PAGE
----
These foundations give expression to the ways in which God reconciles the world to himself, breaks down the divisions in our relationships, and helps us understand God’s movement into our world and our response to God’s grace.

The notion of the Imago Dei (Image of God) emerges in the earliest pages of scripture, where we learn that human beings are not just what we label them, but people who bear God’s own image and likeness. If people on the move are only seen as migrants or workers, or worse, as lawbreakers, aliens or criminals, then their suffering makes no moral claims on us, and we can rest content on our side of the dividing wall because we convince ourselves they are excluded for a reason.

At the core of the problem-person divide is the experience of dehumanization. What migrants often say is most difficult for them is not the pain and suffering of the physical journey, as horrendous as it may be when crossing deserts or oceans and stowing away in trains and cargo containers. “What hurts the most,” said one man from Mexico, “are the indignities, when people treat you like you are a dog, like you are a piece of dirt, like you are worth nothing as a human being.”

“Many animals live better than we do,” said another man from India. “It is as if we are worth nothing to people, and if we die in the ocean, it won’t matter.”

“Some call us cucarachas,” said a migrant from Honduras, “but we are not insects, but people who have feelings and families, who hope for a better future.” The most difficult part of being an immigrant for many is the experience of being no one to anyone.

God as refugee

The second theological notion central to the immigration debate is the Verbum Dei (Word of God). In the Incarnation, God, in Jesus, crosses the divide that exists between divine life and human life. In the Incarnation, God migrates to the human race, making his way into the far country of human discord and disorder, a place of division and dissension, a territory marked by death and the demeaning treatment of human beings. In Matthew’s account God not only takes on human flesh and migrates into our world but actually becomes a refugee when his family flees political persecution and escapes into Egypt (Matthew 2:13-15). Jesus assumes the human condition of the most vulnerable among us, undergoing hunger, thirst, rejection and injustice, walking the way of the cross, overcoming the forces of death that threaten human life. He enters into the broken territory of human experience and offers his own wounds in solidarity with those who are in pain. The Jesus story opens up for many migrants a reason to hope, especially in what often seems like a hopeless predicament.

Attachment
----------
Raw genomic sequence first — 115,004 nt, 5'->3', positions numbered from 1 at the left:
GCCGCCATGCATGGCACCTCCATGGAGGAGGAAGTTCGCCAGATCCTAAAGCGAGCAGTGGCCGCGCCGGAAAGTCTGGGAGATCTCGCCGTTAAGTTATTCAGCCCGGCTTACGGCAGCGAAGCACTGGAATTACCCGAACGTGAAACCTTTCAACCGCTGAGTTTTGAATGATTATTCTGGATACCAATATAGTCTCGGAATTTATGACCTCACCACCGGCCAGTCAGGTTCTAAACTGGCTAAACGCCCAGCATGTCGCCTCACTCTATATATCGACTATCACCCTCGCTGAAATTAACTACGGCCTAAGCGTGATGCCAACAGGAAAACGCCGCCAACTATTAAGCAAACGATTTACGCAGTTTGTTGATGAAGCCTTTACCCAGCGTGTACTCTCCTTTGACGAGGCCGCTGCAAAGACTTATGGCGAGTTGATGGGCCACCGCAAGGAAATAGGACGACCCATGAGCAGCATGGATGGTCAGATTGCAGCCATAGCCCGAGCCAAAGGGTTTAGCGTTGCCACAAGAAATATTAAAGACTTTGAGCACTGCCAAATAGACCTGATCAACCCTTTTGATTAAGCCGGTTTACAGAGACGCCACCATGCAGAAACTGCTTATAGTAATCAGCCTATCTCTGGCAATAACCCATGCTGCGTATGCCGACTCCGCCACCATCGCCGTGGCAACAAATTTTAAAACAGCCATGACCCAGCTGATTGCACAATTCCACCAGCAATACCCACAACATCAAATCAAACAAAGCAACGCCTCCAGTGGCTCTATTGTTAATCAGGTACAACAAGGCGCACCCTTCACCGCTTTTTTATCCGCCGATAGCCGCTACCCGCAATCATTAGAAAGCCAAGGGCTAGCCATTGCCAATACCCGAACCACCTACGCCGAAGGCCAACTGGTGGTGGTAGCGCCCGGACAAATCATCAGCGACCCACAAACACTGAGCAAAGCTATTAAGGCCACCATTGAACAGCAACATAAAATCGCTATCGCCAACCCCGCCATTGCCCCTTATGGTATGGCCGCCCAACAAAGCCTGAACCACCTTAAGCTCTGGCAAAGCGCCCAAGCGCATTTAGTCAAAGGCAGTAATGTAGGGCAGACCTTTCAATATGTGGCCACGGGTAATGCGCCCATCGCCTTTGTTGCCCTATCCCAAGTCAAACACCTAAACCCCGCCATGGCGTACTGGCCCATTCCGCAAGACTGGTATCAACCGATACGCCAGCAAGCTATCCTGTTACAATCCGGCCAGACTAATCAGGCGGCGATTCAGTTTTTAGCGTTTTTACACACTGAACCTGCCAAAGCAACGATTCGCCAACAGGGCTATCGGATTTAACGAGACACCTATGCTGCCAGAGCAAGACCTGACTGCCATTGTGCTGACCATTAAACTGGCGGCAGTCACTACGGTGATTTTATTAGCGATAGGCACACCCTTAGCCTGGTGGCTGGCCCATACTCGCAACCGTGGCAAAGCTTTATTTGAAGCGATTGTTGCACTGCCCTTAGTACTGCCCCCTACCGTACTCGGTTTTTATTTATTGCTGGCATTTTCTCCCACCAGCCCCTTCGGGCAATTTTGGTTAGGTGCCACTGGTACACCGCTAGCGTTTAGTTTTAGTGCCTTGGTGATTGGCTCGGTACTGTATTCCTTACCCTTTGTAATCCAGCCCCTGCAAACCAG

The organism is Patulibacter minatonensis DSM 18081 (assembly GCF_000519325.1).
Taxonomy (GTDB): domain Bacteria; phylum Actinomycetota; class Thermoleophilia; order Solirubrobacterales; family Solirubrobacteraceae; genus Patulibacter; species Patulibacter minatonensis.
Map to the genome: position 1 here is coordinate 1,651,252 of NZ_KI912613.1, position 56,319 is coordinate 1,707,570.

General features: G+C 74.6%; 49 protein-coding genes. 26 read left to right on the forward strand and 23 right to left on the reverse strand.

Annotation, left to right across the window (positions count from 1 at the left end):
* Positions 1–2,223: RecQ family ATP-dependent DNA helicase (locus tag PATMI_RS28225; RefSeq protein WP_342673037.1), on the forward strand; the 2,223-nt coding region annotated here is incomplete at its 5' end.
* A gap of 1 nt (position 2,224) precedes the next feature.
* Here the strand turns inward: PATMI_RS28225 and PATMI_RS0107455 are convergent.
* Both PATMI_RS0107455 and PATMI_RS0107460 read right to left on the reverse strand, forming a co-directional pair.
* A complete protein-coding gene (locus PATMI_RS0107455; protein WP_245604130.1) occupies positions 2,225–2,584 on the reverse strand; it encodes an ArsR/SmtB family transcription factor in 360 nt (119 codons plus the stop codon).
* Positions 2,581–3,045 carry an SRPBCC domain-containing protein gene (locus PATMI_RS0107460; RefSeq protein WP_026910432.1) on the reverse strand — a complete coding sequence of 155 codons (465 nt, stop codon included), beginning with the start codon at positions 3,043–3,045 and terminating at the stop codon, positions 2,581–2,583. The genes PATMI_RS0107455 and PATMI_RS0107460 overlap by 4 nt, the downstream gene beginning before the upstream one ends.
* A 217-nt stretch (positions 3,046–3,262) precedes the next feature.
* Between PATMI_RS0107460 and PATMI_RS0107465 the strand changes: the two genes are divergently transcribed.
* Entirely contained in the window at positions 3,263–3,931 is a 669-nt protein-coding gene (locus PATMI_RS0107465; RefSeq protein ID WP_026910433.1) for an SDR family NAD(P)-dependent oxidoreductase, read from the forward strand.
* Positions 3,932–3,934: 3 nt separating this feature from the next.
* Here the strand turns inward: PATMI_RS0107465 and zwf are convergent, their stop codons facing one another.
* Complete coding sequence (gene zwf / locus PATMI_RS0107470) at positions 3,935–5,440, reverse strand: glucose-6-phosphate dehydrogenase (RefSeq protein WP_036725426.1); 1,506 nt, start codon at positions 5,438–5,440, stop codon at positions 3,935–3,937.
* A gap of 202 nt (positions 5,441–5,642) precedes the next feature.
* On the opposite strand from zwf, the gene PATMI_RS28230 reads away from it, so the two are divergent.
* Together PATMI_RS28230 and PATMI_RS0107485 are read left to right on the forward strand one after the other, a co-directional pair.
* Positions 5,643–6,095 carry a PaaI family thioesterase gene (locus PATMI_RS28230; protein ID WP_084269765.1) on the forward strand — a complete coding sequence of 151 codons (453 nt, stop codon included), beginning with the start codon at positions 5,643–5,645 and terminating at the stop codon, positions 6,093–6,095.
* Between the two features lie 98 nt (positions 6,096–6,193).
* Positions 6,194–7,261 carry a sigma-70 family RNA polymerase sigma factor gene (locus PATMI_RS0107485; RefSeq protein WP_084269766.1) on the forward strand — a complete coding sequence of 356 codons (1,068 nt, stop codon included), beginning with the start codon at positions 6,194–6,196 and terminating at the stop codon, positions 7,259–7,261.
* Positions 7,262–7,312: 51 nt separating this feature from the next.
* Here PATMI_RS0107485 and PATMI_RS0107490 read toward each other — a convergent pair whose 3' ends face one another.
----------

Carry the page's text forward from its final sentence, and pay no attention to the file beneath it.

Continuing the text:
If the Verbum Dei is about God crossing over the divine-human divide, the mission of the church, or the Missio Dei (Mission of God), is to cross the human-human divide. This Missio Dei proclaims a God of life by building up, in Pope Paul VI’s words, the “civilization of love.” In imitation of Jesus, it seeks to make real the practice of table fellowship through which Jesus crosses over the human borders that divide human beings from each other and invites people into the kingdom of God.

Finally, the Visio Dei (Vision of God) is about looking at the world in such a way that the Kingdom of God shapes our vision about who we are in the world. It acknowledges the role of national identities but recognizes that the deepest allegiances of Christians are predicated on a mission of reconciliation, meaning that the borders that define countries may have some relative value but are not ultimately those that define the body of Christ.

When bishops, priests and laypeople gather together each year in El Paso, Texas, to celebrate one Eucharist between two countries -- with the border wall in the middle -- they express God’s universal, undivided and unrestricted love for all people. In uniting people beyond the political constructions that divide us, such a Eucharist manifests the moral demands of the kingdom of God, the ethical possibilities of global solidarity and the Christian vision of a journey of hope.

When I finished speaking with Emmanuel, he stood up and, raising his arms high in the air, screamed, “Yeah, God. I can’t believe you would do that for me.” At that moment it became all the more clear to me that the church’s mission is simply a participation in Jesus’ own ministry, bringing glad tidings to the poor, proclaiming liberty to captives, recovery of sight to the blind and announcing the Lord’s desire for human liberation (Luke 4:18-19) for all people in this earthly sojourn.

Theology offers not just more information but a new imagination. It supplies a way of thinking about migration that keeps the human issues at the center of the debate and reminds us that our own existence as a pilgrim people is migratory in nature. In seeking to overcome all that divides us in order to reconcile us in all our relationships, Christian discipleship reminds us that the more difficult walls to cross are the ones that exist in the hearts of each of us. Unable to cross these divides by ourselves, Christian faith rests ultimately in the one who migrated from heaven to earth, and through his death and resurrection, passed over from death to life. If the term alien is to be used at all, it has little to do with one who lacks political documentation, but more with those who have so disconnected themselves from their neighbor in need that they fail to see in the eyes of the stranger a mirror of themselves, the image of Christ and the call to human solidarity.

Holy Cross Fr. Daniel G. Groody teaches theology at the University of Notre Dame.